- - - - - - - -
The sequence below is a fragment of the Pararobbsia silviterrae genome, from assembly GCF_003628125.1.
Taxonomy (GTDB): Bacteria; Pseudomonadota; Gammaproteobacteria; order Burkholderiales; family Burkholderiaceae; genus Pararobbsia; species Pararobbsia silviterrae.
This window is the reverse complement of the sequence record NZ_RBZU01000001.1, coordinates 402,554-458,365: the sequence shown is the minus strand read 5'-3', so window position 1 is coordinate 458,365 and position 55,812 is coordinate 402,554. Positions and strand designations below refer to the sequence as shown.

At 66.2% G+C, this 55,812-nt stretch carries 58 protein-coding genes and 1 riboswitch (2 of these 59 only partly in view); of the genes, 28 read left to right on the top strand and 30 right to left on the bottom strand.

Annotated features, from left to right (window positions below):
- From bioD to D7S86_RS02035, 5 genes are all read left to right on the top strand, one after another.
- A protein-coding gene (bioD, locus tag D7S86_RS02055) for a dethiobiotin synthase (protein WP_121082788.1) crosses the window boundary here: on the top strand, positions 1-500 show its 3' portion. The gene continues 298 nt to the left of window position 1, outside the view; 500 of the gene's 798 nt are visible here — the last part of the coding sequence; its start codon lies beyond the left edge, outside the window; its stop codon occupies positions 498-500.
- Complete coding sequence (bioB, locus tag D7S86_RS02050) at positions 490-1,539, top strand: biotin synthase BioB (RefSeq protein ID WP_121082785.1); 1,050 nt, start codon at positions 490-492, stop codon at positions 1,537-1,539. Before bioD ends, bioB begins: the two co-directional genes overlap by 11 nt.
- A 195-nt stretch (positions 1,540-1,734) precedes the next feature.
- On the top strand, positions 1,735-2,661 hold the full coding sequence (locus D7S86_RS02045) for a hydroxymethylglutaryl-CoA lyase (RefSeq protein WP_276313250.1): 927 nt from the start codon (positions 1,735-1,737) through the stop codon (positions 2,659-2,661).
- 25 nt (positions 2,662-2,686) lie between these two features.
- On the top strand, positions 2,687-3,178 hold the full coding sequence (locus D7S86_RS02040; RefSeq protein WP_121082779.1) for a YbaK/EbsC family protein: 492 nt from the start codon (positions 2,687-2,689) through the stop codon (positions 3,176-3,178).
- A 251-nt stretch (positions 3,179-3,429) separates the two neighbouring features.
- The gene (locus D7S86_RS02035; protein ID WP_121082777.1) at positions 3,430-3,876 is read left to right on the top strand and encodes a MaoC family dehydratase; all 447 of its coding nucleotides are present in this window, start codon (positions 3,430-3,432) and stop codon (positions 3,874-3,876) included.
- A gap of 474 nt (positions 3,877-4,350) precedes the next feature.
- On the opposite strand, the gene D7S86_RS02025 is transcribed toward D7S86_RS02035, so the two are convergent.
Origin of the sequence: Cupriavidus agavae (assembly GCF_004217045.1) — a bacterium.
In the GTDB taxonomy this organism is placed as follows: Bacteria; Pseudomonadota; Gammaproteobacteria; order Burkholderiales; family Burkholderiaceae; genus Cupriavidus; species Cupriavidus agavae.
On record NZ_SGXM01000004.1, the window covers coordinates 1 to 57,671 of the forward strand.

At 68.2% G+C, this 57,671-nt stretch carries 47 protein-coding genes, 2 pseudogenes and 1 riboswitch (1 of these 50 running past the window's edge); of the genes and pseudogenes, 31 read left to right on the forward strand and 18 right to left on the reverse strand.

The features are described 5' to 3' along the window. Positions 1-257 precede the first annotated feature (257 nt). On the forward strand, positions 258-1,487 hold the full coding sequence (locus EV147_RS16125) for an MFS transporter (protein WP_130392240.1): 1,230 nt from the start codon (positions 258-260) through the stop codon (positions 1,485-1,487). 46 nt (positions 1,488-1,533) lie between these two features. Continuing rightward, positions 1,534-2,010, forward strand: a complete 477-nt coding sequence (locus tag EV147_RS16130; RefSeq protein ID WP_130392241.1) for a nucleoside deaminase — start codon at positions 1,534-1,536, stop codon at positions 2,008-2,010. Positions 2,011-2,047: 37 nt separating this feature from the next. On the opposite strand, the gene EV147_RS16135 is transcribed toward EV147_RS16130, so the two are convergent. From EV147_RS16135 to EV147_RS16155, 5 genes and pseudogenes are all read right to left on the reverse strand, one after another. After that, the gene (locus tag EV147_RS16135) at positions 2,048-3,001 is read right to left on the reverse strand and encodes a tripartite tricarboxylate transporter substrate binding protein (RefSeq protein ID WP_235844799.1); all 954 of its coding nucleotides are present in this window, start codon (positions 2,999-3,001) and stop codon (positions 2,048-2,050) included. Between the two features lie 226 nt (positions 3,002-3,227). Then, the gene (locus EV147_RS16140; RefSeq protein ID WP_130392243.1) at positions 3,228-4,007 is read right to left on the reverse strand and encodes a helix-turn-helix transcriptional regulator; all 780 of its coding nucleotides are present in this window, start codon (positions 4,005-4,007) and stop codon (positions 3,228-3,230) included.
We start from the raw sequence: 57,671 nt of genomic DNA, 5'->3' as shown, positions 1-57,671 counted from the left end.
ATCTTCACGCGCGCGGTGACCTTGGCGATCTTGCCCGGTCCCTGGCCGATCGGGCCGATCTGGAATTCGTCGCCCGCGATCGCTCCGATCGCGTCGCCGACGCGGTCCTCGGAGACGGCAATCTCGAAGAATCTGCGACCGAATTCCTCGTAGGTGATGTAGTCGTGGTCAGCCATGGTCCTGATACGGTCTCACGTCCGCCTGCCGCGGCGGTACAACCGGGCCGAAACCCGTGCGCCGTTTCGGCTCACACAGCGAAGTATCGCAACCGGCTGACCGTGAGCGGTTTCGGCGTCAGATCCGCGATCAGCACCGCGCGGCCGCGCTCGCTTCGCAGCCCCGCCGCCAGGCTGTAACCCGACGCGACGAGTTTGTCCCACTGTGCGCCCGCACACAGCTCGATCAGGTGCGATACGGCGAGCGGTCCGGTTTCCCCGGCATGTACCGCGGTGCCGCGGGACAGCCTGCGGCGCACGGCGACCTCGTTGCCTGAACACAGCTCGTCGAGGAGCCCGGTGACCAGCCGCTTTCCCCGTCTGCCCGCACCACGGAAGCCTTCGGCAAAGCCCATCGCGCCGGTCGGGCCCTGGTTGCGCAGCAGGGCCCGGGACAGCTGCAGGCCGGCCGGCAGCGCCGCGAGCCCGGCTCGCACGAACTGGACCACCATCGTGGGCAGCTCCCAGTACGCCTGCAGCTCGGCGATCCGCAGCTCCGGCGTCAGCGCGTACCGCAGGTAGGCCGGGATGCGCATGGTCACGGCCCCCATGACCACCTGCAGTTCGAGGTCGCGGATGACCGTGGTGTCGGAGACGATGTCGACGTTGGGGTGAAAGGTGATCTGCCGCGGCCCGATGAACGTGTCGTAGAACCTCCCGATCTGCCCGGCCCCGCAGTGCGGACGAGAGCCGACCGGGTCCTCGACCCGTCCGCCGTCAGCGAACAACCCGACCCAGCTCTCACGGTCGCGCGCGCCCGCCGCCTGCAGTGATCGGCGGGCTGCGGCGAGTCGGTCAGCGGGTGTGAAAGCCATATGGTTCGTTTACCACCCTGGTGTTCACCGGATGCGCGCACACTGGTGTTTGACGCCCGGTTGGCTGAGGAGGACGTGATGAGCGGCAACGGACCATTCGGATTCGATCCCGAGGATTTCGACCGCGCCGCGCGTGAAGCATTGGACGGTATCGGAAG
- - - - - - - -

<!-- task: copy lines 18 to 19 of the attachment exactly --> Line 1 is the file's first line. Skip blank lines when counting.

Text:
In the GTDB taxonomy this organism is placed as follows: Bacteria; Pseudomonadota; Gammaproteobacteria; order Burkholderiales; family Burkholderiaceae; genus Cupriavidus; species Cupriavidus agavae.
On record NZ_SGXM01000004.1, the window covers coordinates 1 to 57,671 of the forward strand.